Brian Back, UC Newsroom
UC Merced economics professor Justin Hicks sees opportunity where others see rain clouds.
When he’s not teaching classes, Hicks is building a startup that sells catchment systems to collect, purify and integrate rainwater into household drinking water infrastructure.
His business is among 20 startups incubating at UC Merced’s Venture Lab, where students, faculty and community members go for help to turn their commercial ideas into new ventures.
At just over a year old, the Venture Lab is itself something of a startup — one that has quickly taken off. Housed in a 3,000-square-foot storefront in downtown Merced, it is slated to double in physical size next year.
The Venture Lab is also looking to use $2.2 million in new state funding to open sister sites in the towns of Modesto and Atwater, in keeping with the Lab’s central mission of boosting economic opportunity throughout the San Joaquin Valley, said Peter Schuerman, UC Merced’s associate vice chancellor of Research and Economic Development.
The long-term goal is to build a resilient network that supports startup culture throughout the region, from providing free legal assistance in partnership with UC Berkeley Law to connecting with local business leaders, mentors, and chambers of commerce, to making the San Joaquin Valley more appealing for young companies looking to relocate, he said.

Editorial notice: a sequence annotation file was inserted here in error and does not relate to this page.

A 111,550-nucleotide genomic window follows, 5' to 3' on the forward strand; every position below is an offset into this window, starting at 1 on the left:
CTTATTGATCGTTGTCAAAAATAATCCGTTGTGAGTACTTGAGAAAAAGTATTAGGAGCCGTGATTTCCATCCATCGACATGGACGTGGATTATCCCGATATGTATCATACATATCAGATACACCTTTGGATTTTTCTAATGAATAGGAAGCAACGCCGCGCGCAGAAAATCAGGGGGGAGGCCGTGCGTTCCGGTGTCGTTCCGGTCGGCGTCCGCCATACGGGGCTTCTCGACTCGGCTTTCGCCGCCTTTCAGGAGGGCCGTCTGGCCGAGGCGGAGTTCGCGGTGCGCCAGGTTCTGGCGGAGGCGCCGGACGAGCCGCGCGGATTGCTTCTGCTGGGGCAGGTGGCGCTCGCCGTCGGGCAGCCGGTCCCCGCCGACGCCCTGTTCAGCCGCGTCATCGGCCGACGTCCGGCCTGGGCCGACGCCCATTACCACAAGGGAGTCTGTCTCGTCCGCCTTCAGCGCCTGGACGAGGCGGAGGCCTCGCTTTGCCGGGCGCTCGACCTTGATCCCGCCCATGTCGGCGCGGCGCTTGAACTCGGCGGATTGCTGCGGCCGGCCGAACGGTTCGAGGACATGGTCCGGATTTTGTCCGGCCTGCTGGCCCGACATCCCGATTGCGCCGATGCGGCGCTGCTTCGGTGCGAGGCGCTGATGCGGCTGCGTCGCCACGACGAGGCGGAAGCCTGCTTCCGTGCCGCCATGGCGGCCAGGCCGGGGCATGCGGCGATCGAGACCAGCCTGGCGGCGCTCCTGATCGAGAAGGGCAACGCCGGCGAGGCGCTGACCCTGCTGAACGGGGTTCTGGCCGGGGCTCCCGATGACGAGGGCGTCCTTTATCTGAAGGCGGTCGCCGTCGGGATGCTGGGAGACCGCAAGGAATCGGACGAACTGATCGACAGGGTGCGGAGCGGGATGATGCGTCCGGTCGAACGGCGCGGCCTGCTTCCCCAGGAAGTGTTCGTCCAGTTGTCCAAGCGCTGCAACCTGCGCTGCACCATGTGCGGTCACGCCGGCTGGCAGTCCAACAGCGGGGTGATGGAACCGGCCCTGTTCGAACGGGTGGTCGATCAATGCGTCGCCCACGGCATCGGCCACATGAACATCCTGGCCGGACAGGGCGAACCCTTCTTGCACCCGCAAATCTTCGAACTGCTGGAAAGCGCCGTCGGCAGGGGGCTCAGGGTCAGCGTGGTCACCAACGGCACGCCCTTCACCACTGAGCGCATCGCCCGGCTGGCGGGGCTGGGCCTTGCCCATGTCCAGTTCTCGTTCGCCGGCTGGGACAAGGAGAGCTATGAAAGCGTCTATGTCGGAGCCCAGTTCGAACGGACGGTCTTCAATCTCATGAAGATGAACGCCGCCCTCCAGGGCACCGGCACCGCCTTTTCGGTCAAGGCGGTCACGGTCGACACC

UC Merced, which opened in 2005, is known for its groundbreaking research, especially in the fields of agriculture, water and energy. Those innovations provide the base upon which the Venture Lab and local economic development are taking root, he said.
“Our program complements the research strength of UC by connecting it to entrepreneurship,” Schuerman said. “Our program is about liberating innovation so that we can create new products and services and deliver new jobs and a more diverse economy.”
Few other UC incubators serve as economic catalysts for their entire region, and that’s just one of the things that sets the Venture Lab apart. Another: It is helping unleash a new generation of student entrepreneurs from backgrounds new to California’s booming startup scene.
Leveling the playing field for risk
UC Merced is a magnet for students from California’s inland agricultural communities, some of the poorest regions in the state. More than two-thirds of its undergraduates are first-generation college students, and many come from low-income families.
That reality creates challenges when it comes to encouraging students to take leaps of faith on business ideas, Hicks and Schuerman said. For student entrepreneurs with less access to capital, tolerance for risk can vary wildly.
“What about the low-income student who supports her family and whose degree is a safe investment — can she afford to go out on a limb?” Hicks asked.
There is a ready audience hungry for guidance on starting companies. One in three students Hicks teaches are downright passionate about entrepreneurship, but lack real world know-how and understanding of risk, he said.